With 1919, we mark the ten-year anniversary of Isadore Baline’s appearance as a songwriter in these pages. On top of the showbiz world, he did that which everyone did who found themselves in such rarified air, and joined the Ziegfeld machine. The Follies of 1919 trumpeted “songs by Irving Berlin” as the major coup it was, and this song, written as spackle to fill gaps between girls promenading semi-nude to the classical canon, became the Follies theme ever since. John Steel, a tenor of much force if no personality, sang it in the show, and recorded it; but even from his adenoids, it’s maddeningly unforgettable.
14. Art Hickman & His Orchestra: “Rose Room”
Where Ted Lewis was taking the comic squawks and energy of the ODJB into more joyful territory, other white dance-band musicians were merging it with the Castles’ high-class fox-trot of the early ’10s, beefing up their orchestras and emphasizing sweetness of melody, heterogenous instrumentation, and unrelenting pep. Dimly aware of the smutty connotations of the word “jazz,” they tried to call their music something else: one sober nomination, Synco-Pep, epitomizes the totally unbluesy, but uptempo and syncopated modern dance music promulgated by thousands of nightlife orchestra’s like Hickman’s, who played the Rose Room in San Francisco’s St. Francis Hotel. A charming period piece, skilfully done.
15. Sergei Rachmaninoff: “Prelyudiya”
In 1919, Rachmaninoff was a middle-aged refugee of the Bolshevik Revolution, playing his hits for audiences for whom Russian Romanticism was an an exotic occasion for sentiment. The Prelude in C-Sharp Minor, composed when he was a nineteen-year-old conservatory graduate, is charged with the gloomy emotionalism of adolescence while still being relatively easy to play, which has kept it popular with listeners over the last century; by the time he made this first recording of it, he loathed it as only an ambitious and serious-minded artist saddled with an early one-hit wonder can. Still, it kept him clothed and fed, so he kept playing it.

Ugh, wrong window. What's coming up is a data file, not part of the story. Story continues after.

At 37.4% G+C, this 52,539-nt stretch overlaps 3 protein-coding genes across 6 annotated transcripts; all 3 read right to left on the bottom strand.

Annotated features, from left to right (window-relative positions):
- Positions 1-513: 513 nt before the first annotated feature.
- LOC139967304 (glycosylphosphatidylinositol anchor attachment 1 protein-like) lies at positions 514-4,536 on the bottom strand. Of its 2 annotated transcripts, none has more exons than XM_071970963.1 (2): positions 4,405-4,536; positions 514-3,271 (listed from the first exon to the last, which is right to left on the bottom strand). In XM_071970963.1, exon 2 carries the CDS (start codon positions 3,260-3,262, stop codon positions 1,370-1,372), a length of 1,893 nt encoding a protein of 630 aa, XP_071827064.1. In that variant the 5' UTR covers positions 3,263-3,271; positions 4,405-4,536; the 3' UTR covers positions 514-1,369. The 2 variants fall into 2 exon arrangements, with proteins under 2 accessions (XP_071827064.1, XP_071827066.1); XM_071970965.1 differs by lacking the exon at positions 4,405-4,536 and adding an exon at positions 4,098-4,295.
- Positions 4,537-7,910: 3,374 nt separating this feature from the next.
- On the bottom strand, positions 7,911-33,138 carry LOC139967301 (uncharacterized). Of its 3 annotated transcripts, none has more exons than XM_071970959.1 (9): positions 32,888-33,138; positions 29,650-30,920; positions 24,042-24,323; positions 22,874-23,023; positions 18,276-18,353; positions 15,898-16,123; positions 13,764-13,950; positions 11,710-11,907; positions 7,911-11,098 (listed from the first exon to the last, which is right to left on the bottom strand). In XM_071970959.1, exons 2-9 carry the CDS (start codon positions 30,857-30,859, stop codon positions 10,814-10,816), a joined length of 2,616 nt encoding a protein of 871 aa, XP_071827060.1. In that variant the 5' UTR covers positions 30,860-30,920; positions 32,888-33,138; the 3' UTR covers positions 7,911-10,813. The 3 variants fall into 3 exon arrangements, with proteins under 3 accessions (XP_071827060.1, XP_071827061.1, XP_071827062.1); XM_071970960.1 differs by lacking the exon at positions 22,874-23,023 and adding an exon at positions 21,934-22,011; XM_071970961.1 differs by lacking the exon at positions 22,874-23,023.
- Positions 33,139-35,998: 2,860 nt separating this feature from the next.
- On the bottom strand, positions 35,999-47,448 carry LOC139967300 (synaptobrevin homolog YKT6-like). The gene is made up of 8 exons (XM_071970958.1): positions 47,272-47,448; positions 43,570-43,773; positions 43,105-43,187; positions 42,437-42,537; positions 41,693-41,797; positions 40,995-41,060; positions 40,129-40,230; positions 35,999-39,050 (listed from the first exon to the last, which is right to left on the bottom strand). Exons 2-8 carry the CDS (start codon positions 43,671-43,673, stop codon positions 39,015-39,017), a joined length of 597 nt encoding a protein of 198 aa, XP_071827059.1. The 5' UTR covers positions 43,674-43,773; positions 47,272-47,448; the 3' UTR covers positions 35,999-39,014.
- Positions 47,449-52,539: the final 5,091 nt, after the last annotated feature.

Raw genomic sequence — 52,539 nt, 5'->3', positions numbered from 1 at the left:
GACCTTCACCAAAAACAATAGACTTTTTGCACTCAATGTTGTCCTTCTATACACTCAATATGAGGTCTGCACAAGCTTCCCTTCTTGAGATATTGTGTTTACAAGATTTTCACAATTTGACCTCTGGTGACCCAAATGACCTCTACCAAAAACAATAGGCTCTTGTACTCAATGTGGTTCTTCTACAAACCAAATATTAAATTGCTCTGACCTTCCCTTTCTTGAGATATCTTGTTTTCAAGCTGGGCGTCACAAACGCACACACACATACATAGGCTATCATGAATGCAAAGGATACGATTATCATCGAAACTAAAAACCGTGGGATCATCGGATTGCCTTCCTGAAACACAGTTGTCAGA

16. Heinrich Schlusnus with Richard Strauss: “Ruhe, meine Seele!”
Richard Strauss was ten years older than Rachmaninoff when he entered the studio with the great lyric baritone Heinrich Schulsnus to play piano on one of his greatest lieder. He had composed the setting of socialist poet Karl Henckell’s early self-epitaph as a gift for his bride in 1894; and while his output in the oughts and teens of the twentieth century had been among the most advanced operatic and symphonic work in the world, the limitations of recording technology meant that a song like this emotionally conflicted summation of life in the world, alternately raging and accepting, got onto disc before the world changed.
17. M. N. Ghosh: “Baul”
This being only our second visit to the Indian subcontinent in nineteen years is inexcusable, given the volume of recording taking place, but understandable, given its relative lack of documentation in the West. M. N. Ghosh, who also recorded as Monta Babu, depending on the religious affiliation of the music he was singing, was a popular Bengali recording artist through the early 1930s. “Baul” seems to be a reference to the “madman” mystic religious tradition of the same name centered in the Bengal region (what is now eastern India and Bangladesh), and the shaking, rattling percussion that accompanies Ghosh is both ancient and strikingly modern.
18. Marika Papagika: “Hrissaido”
Perhaps the greatest exponent of Greek and Anatolian music in the United States between World War I and the Depression, Marika Papagika was born on the Greek island Kos off the Turkish coast, found some success in the dying Ottoman Empire as a café-amam singer, and emigrated to the US at twenty-five with her husband Gus Papagika, who nearly always accompanied her on cimbalom. This slow and evocative tsamiko (a slow-motion Greek folk dance), with the Papagikas joined by cello and violin, is superb evidence for the power, emotion, and authority of her voice, one of the great voices in vernacular music of the era.
19. Henry T. Burleigh: “Go Down Moses”
The summer of 1919 was named the Red Summer by James Weldon Johnson after the wave of racist and nativist violence that rose up as in answer to the pride Black America took in the 369th, to a newly urgent self-respect and insistence on equality under God and under the law. Hundreds of Black men, women and children lost their lives in riots, lynchings, burnings, and bombings—but some faced the murderous, cowardly pack and fought; dozens of white men also died. Little-remembered composer and baritone Burleigh’s solemn reading of the simplest and strongest spiritual in the canon stands as an urgent prophecy still unfulfilled.